Asian colobines exhibit a wide range of sexual dimorphism in body mass. Some species are monomorphic, whereas others are strongly dimorphic. Strong sexual dimorphism is generally viewed as the consequence of intense male contest competition over access to mates, but this idea appears not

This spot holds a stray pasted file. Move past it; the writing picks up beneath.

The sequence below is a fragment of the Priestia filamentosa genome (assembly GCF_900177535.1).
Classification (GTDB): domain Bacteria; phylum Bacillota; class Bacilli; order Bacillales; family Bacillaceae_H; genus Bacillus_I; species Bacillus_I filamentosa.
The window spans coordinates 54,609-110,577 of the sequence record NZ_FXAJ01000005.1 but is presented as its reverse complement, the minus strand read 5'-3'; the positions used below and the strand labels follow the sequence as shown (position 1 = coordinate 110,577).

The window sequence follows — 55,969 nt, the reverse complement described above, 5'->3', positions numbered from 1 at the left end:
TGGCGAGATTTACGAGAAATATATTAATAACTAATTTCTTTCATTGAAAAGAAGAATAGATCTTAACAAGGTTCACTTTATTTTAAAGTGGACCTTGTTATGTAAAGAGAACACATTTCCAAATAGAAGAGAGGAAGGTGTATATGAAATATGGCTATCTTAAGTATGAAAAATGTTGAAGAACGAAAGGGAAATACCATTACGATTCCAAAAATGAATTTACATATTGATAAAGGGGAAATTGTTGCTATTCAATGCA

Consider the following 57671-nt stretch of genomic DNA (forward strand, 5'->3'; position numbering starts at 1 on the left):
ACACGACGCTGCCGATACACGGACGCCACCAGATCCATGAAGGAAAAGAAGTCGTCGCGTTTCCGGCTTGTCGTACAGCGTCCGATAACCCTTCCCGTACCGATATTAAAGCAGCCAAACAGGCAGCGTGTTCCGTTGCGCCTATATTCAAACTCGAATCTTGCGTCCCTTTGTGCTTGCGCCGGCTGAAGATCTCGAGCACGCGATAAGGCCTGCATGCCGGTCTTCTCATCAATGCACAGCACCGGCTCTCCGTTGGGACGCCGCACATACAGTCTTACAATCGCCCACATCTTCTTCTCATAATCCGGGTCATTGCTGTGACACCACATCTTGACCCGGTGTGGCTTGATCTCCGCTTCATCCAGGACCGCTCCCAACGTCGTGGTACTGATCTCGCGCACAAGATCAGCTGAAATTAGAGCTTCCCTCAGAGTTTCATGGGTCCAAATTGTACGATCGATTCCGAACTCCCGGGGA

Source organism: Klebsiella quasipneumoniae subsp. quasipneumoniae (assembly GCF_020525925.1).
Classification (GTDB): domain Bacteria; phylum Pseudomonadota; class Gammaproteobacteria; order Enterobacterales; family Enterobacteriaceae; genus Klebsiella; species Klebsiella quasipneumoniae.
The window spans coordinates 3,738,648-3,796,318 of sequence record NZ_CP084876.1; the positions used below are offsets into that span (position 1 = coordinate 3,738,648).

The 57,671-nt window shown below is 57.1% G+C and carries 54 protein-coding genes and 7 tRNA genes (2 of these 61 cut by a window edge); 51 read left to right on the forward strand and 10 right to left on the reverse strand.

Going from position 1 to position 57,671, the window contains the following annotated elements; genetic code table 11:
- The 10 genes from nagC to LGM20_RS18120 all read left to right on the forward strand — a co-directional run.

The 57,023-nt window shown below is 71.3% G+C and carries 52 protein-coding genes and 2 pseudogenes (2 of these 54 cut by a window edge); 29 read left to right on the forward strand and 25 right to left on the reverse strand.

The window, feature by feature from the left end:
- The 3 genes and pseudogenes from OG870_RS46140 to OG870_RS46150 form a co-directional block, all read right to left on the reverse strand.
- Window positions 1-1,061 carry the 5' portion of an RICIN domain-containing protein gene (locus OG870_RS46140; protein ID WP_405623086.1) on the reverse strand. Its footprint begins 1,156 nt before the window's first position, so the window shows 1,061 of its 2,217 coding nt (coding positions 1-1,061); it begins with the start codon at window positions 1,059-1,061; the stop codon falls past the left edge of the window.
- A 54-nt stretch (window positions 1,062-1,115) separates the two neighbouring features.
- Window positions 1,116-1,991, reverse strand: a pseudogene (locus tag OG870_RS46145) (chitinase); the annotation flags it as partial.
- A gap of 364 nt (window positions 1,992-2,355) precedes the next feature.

to explain variation in sexual dimorphism in Asian colobines. Our results show that modular colobines, i.e. species in which social units aggregate into higher-level bands or often associate, have significantly higher levels of sexual dimorphism in body mass than the nonmodular ones. This finding was corroborated by means of phylogenetically controlled methods and multiple regression analyses. The results suggest that living in a modular society intensifies the contest competition among males, which is further exacerbated by the continuous presence of all-male units.